From Koda Farms, a Family History in Rice by Elizabeth Linhart Money
This recipe, published in Edible East Bay Spring 2009, was included in Elizabeth Linhart Money’s Spring 2010 article, Koda Farms: A Family History in Rice. The recipe was created by the test kitchen at Hodo Foods in Oakland.
Hodo means “good bean” in Chinese, and at the Hodo Foods production facility in West Oakland, it’s only healthy, non-GMO soybeans that get turned into the company’s silky-smooth fresh tofu. Tofu master Minh Tsai founded his company in 2005, following his desire to re-create a much-loved experience from his childhood in Vietnam, when his family made daily trips to the local tofu maker for fresh tofu. He says, “like bread out of the oven or freshly made cheese, tofu is at its peak of flavor when eaten fresh.” The following recipe is one of the delicious ready-to-eat dishes dreamed up by chefs who work with Tsai at his facility.
This recipe features yuba, the tender “skin” that forms on the top of heated soymilk. In Hodo’s production line, this skin is pulled off the vats at three different stages in tofu production to create yuba products that range from very soft (like fresh cheese) to firm sheets that can be used like wraps or pasta. This recipe uses the firm hikiage yuba, which is shredded and stir-fried as part of a filling and also used as the wrap.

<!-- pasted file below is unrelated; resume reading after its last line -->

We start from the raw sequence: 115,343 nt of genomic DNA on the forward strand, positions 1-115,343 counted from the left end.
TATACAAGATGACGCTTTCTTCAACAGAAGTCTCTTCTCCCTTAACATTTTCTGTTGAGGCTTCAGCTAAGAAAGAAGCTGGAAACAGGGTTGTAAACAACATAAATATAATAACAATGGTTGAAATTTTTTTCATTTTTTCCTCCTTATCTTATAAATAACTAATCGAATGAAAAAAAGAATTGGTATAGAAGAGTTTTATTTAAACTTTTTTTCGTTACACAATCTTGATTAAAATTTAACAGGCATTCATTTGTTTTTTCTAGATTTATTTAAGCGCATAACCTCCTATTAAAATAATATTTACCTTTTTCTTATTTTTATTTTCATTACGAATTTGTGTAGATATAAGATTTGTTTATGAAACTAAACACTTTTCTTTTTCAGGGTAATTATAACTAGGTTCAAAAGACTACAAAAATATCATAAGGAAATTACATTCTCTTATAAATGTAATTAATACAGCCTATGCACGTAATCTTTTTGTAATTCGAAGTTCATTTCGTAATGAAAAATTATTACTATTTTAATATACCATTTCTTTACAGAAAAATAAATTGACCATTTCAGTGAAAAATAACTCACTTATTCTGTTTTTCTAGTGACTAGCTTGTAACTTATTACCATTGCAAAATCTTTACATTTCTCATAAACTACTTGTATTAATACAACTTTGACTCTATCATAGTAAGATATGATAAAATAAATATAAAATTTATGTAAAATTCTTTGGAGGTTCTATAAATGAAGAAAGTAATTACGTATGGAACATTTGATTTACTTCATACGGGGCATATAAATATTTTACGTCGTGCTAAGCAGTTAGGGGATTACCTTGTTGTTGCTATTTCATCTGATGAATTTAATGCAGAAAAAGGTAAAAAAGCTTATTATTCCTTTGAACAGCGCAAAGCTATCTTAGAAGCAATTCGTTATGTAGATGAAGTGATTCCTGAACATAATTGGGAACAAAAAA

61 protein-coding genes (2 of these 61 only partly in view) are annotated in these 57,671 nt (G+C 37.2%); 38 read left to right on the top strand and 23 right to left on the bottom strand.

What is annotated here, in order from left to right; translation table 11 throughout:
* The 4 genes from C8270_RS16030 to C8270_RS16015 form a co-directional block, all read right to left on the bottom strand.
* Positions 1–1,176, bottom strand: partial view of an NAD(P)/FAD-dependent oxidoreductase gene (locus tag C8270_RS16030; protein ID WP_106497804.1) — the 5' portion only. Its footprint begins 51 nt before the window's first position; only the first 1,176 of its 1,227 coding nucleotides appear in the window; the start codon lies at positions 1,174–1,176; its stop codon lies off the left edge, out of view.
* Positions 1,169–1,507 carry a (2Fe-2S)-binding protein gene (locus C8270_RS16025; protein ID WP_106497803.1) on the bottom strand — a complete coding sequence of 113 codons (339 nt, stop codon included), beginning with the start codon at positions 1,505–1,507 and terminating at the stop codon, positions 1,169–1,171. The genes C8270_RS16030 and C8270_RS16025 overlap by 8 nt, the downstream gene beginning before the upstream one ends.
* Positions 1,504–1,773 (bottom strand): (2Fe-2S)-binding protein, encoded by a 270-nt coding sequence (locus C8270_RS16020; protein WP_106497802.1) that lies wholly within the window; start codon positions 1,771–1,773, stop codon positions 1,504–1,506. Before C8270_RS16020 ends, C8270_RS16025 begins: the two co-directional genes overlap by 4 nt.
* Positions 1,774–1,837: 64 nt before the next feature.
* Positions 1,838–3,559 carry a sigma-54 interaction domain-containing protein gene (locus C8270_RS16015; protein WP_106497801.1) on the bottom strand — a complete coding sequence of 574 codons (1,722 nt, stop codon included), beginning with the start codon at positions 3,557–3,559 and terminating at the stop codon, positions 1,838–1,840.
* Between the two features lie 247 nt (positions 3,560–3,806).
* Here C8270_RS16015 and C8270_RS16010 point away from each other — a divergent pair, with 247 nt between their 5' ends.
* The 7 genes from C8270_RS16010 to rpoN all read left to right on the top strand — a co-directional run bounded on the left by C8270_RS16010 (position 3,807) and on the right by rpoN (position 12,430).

- 1 cup Koda Kokuho Rose rice (white or brown)
- 2 cups water
- 4 sheets fresh Hodo Hikiage Yuba
- 1 small jicama root, julienned
- 2 tablespoons olive oil
- 2 tablespoons soy sauce or tamari
Cook rice with water in a steam rice cooker or on the stovetop. Finished rice should be a bit moist.
Cut 1 sheet of fresh yuba into thin strips. Stir-fry jicama strips in olive oil until they sweat (4–5 minutes). Stir in the soy sauce and then add strips of fresh yuba and stir-fry until yuba is slightly brown (4–5 minutes).
Unroll remaining yuba sheets one at a time onto a 6 x 8-inch sushi mat. Spread cooked rice and then spread stir-fried jicama and yuba strips onto the yuba. Roll tightly and cut into sushi-size pieces.